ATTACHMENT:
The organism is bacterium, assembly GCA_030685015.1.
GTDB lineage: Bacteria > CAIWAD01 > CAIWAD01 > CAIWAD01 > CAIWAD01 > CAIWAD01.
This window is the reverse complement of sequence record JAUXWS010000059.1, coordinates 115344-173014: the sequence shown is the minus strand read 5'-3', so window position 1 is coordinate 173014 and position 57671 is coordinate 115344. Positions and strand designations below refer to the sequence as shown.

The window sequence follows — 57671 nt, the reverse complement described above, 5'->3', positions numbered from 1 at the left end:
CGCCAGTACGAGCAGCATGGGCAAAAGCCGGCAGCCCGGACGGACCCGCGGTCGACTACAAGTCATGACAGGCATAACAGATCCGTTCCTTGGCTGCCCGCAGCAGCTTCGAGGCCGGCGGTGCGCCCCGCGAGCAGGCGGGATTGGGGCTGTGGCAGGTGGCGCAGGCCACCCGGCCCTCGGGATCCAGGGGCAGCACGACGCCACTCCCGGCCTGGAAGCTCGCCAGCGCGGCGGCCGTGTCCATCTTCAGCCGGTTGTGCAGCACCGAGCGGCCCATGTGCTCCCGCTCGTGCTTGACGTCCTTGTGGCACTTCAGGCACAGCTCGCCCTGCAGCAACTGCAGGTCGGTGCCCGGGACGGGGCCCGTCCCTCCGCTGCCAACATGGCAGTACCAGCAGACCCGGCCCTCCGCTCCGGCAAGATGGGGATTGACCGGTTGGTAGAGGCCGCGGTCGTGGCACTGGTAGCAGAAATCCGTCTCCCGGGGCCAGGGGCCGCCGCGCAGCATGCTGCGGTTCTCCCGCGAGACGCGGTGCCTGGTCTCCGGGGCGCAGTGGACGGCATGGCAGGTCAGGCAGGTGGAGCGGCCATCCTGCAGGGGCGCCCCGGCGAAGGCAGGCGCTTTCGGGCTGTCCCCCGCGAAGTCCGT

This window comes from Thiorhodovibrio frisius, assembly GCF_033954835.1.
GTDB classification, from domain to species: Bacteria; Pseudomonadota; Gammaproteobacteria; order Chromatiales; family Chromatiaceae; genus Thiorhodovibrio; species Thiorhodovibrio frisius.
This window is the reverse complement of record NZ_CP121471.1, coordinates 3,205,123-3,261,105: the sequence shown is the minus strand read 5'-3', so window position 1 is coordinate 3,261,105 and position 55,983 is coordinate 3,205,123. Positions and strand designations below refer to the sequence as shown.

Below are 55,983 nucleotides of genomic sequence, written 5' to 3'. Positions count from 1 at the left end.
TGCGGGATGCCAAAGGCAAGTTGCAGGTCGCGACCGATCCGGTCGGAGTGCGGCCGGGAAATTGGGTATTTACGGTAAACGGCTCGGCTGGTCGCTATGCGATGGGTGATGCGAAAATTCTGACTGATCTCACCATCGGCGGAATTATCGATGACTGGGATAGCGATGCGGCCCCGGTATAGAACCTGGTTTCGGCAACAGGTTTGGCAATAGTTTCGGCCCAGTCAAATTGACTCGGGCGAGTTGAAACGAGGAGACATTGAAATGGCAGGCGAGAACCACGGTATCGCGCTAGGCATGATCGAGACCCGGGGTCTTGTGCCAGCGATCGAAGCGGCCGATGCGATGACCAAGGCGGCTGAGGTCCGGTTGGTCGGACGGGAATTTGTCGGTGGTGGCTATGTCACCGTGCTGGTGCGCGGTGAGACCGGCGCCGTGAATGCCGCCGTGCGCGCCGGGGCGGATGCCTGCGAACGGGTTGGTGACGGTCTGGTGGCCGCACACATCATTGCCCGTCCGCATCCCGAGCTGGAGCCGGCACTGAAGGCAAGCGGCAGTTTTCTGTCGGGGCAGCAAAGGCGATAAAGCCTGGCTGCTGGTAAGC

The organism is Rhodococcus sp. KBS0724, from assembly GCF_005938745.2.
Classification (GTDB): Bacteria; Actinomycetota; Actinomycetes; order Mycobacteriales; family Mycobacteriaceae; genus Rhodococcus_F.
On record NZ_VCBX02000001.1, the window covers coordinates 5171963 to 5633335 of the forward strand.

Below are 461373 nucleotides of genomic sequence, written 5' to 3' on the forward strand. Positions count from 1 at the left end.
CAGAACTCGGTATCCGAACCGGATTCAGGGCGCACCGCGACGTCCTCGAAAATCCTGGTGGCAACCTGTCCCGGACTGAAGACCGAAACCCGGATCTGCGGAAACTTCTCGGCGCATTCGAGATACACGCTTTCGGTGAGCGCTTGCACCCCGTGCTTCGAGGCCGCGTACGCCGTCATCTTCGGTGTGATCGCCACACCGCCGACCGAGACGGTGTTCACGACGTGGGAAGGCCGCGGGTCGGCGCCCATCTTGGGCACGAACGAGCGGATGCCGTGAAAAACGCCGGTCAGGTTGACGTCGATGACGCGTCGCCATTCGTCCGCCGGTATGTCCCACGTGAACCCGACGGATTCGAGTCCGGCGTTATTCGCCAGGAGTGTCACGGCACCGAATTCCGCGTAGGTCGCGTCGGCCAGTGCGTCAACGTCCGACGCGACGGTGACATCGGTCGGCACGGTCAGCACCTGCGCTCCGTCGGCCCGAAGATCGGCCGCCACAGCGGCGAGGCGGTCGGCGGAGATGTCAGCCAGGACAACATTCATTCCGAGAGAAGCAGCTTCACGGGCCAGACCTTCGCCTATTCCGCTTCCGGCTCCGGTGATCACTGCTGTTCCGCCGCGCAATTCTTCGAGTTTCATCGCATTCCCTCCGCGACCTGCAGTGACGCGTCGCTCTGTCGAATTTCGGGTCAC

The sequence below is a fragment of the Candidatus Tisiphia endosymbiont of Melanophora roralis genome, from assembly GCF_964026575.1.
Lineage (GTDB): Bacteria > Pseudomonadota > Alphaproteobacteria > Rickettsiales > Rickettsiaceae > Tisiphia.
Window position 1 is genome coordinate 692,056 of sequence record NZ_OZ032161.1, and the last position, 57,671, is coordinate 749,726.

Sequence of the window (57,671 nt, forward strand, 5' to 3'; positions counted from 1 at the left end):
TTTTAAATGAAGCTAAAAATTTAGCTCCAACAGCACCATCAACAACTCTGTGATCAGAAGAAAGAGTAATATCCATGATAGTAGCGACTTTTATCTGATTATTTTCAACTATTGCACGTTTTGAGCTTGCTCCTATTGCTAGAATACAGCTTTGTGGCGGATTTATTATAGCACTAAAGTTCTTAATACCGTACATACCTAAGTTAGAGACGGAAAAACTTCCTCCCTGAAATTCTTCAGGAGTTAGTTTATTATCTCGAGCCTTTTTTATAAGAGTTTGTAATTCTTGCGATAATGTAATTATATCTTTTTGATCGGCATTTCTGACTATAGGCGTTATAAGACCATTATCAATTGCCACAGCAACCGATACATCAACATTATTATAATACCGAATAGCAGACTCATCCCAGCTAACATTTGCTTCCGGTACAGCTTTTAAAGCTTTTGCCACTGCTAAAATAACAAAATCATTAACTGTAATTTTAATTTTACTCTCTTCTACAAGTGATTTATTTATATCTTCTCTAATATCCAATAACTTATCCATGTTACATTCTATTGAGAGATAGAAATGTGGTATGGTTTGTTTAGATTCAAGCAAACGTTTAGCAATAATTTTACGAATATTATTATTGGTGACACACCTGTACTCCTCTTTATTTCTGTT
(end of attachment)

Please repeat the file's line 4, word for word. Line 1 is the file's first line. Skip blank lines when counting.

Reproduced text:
The window sequence follows — 57671 nt, the reverse complement described above, 5'->3', positions numbered from 1 at the left end: